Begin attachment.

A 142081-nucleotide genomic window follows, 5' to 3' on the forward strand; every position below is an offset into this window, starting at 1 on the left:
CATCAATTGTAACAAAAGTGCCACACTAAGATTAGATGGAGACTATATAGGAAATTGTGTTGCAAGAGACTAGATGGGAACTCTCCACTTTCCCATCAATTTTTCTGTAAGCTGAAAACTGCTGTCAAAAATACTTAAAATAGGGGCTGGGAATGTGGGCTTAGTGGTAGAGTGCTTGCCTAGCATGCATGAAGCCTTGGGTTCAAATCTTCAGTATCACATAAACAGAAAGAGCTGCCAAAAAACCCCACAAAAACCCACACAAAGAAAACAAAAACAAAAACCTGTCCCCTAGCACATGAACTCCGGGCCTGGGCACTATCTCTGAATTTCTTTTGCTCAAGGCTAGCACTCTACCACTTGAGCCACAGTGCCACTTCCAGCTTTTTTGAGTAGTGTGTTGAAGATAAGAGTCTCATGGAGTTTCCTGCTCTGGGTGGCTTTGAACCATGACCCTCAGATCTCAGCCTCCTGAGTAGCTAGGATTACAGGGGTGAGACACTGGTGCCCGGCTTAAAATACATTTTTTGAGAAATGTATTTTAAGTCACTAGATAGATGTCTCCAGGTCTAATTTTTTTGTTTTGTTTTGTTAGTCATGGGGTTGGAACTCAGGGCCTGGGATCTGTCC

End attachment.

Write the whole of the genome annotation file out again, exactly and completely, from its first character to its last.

A 142081-nucleotide genomic window follows, 5' to 3' on the forward strand; every position below is an offset into this window, starting at 1 on the left:
CATCAATTGTAACAAAAGTGCCACACTAAGATTAGATGGAGACTATATAGGAAATTGTGTTGCAAGAGACTAGATGGGAACTCTCCACTTTCCCATCAATTTTTCTGTAAGCTGAAAACTGCTGTCAAAAATACTTAAAATAGGGGCTGGGAATGTGGGCTTAGTGGTAGAGTGCTTGCCTAGCATGCATGAAGCCTTGGGTTCAAATCTTCAGTATCACATAAACAGAAAGAGCTGCCAAAAAACCCCACAAAAACCCACACAAAGAAAACAAAAACAAAAACCTGTCCCCTAGCACATGAACTCCGGGCCTGGGCACTATCTCTGAATTTCTTTTGCTCAAGGCTAGCACTCTACCACTTGAGCCACAGTGCCACTTCCAGCTTTTTTGAGTAGTGTGTTGAAGATAAGAGTCTCATGGAGTTTCCTGCTCTGGGTGGCTTTGAACCATGACCCTCAGATCTCAGCCTCCTGAGTAGCTAGGATTACAGGGGTGAGACACTGGTGCCCGGCTTAAAATACATTTTTTGAGAAATGTATTTTAAGTCACTAGATAGATGTCTCCAGGTCTAATTTTTTTGTTTTGTTTTGTTAGTCATGGGGTTGGAACTCAGGGCCTGGGATCTGTCC